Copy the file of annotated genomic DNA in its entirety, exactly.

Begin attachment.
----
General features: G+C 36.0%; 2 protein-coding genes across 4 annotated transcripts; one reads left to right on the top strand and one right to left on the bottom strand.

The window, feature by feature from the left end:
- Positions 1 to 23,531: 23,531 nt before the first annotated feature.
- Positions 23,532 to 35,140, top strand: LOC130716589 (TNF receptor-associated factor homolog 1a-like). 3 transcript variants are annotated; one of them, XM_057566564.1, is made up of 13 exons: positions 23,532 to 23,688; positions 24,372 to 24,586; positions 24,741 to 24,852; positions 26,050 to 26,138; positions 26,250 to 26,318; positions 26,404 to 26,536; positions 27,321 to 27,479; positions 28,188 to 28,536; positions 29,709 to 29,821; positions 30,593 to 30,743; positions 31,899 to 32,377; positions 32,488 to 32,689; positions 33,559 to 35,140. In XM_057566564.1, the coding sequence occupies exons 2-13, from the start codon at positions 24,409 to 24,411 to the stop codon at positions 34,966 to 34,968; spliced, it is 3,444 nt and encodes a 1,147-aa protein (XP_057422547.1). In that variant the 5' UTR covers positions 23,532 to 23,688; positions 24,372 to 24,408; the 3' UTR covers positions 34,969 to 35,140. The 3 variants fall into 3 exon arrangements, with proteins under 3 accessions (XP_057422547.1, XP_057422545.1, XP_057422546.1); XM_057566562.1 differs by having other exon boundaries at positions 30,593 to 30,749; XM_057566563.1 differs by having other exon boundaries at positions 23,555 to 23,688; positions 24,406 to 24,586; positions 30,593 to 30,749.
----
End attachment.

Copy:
General features: G+C 36.0%; 2 protein-coding genes across 4 annotated transcripts; one reads left to right on the top strand and one right to left on the bottom strand.

The window, feature by feature from the left end:
- Positions 1 to 23,531: 23,531 nt before the first annotated feature.
- Positions 23,532 to 35,140, top strand: LOC130716589 (TNF receptor-associated factor homolog 1a-like). 3 transcript variants are annotated; one of them, XM_057566564.1, is made up of 13 exons: positions 23,532 to 23,688; positions 24,372 to 24,586; positions 24,741 to 24,852; positions 26,050 to 26,138; positions 26,250 to 26,318; positions 26,404 to 26,536; positions 27,321 to 27,479; positions 28,188 to 28,536; positions 29,709 to 29,821; positions 30,593 to 30,743; positions 31,899 to 32,377; positions 32,488 to 32,689; positions 33,559 to 35,140. In XM_057566564.1, the coding sequence occupies exons 2-13, from the start codon at positions 24,409 to 24,411 to the stop codon at positions 34,966 to 34,968; spliced, it is 3,444 nt and encodes a 1,147-aa protein (XP_057422547.1). In that variant the 5' UTR covers positions 23,532 to 23,688; positions 24,372 to 24,408; the 3' UTR covers positions 34,969 to 35,140. The 3 variants fall into 3 exon arrangements, with proteins under 3 accessions (XP_057422547.1, XP_057422545.1, XP_057422546.1); XM_057566562.1 differs by having other exon boundaries at positions 30,593 to 30,749; XM_057566563.1 differs by having other exon boundaries at positions 23,555 to 23,688; positions 24,406 to 24,586; positions 30,593 to 30,749.